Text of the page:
The General Data Protection Regulations (GDPR) were published in the Official Journal of the European Union on 4th May 2016 and will be in force from 25th May 2018. The GDPR will replace the Data Protection Directive 95/46/EC and put into motion the biggest changes to the processing of personal data in 20 years. The United Kingdom will still be a member state of the European Union when it comes into force and, as domestic legislation is not necessary to implement the GDPR, any organisations processing personal data need to change dated policies and procedures to comply with the GDPR.

So what is the impact of this on the NHS? The answer is the GDPR has major implications on how organisations process patient data.  The main buzzword on the GDPR appears to be the financial implications of any breach – with breaches having to be reported within 72 hours and contraventions being met with hefty fines. Guidance is eagerly anticipated from the Information Commissioners Office on how member states determine to what extent health organisations are subject to these fines.  Regardless of this, the financial penalties will be much higher and dependent on the severity of the breach potentially up to ‎€20m.

Organisations can no longer charge for subject access requests except in exceptional circumstances meaning organisations could also be losing thousands of pounds of income a year which currently contributes to the resource required to process requests. Time limits have also been altered, with the data being provided within one month. Finances aside, the processes currently in place to handle patient data safely will need to be overhauled. Consent models have been enhanced with implied consent no longer being an option and Data Protection Officers roles will be mandated.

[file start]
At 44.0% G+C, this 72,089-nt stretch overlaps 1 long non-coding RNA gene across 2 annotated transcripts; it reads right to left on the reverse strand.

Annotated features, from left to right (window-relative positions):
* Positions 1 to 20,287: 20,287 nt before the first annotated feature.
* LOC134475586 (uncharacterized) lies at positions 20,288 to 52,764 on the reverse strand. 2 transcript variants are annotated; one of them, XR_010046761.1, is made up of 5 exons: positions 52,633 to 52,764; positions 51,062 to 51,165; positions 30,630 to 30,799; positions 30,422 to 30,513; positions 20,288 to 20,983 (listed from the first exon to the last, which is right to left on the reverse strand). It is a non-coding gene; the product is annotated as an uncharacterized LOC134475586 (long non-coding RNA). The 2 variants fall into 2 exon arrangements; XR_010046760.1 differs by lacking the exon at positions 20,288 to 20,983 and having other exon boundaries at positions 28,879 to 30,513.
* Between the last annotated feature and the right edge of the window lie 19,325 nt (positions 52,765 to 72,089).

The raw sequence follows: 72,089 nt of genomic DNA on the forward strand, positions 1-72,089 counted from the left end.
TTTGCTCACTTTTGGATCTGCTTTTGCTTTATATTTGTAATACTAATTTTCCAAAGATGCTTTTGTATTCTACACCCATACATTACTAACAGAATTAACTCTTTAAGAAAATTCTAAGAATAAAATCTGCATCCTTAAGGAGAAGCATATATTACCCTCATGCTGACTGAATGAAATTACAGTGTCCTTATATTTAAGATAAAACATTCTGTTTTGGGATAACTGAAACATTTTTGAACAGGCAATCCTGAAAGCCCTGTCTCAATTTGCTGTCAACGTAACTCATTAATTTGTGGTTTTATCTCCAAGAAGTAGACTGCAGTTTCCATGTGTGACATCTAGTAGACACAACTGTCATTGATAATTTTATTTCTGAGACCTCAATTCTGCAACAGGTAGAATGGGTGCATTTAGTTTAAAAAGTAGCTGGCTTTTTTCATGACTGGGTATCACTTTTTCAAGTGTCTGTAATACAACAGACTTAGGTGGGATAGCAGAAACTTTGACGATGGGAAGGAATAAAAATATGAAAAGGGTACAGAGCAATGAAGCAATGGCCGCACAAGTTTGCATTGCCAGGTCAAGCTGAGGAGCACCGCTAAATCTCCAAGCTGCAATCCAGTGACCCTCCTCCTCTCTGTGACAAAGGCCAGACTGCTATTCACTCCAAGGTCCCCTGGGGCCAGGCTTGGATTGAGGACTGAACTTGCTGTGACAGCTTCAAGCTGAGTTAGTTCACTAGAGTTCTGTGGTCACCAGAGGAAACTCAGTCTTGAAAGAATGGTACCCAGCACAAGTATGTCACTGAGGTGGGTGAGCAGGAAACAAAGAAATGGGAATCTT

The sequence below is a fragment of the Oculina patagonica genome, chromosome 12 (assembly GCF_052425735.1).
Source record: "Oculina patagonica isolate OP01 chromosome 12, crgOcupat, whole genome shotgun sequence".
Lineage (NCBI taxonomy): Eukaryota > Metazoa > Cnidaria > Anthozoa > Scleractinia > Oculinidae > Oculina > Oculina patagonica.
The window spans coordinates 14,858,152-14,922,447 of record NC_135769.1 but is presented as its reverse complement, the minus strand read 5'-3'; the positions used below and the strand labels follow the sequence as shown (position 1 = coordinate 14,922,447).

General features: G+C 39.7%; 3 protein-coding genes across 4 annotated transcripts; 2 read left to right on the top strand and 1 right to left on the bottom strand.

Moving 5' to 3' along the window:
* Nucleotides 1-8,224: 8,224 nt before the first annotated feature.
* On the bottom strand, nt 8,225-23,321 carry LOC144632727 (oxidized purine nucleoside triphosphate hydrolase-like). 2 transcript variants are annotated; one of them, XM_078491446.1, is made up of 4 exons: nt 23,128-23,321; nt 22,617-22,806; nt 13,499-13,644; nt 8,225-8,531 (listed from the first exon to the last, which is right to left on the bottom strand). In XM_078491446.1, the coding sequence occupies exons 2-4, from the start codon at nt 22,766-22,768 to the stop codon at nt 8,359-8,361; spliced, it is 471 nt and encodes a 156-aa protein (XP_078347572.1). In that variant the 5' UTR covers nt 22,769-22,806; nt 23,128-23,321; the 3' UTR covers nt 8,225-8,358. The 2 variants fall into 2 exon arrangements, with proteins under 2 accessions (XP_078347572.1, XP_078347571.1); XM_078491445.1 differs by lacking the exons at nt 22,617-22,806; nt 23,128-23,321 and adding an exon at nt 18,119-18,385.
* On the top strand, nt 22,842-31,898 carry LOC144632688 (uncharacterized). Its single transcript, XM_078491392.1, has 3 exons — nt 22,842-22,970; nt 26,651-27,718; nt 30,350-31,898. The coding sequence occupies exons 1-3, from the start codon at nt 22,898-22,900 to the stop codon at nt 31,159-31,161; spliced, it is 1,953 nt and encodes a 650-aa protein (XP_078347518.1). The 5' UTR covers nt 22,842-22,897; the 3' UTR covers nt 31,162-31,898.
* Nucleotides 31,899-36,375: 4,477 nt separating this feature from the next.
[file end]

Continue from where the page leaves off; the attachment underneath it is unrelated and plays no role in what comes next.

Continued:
Organisations need to evidence their compliance with data processing and this is where it becomes apparent that IT providers also need to update their processes in line with these changes. Effectively, the GDPR puts heavy obligations for data to be processed in a manner that protects it from unauthorised access and accidental loss, damage or destruction.  Contracts will need to be varied with reference to GDPR with the amendment of terms in line with liabilities – meaning that IT providers may be fined should a data breach occur within their domain. This has huge implications as IT providers will be held liable where they haven’t been before. IT service providers will be looking to protect their position and mitigate these additional risks. In doing so, customers may find IT service providers charging more or fighting harder to limit their liability.  The contracts will also need to reflect the changes to portability of data held on systems. IT systems will need to be able to provide support for information audits, although usually managed through a data warehouse it needs to be established that the data is available to ensure it is sufficient for compliance with GDPR.

This GDPR preparation comes at a time where NHS data security has been thoroughly tested and found lacking (Article: NHS Cyber Attack ). It is going to be a busy time ahead preparing for GDPR – on an already pressurised NHS it can only be hoped that it is prioritized accordingly. Preparation is the only way to ensure that GDPR does not become a burden in the future and is used as an opportunity to help organisations protect and process their data in the way in which GDPR intended.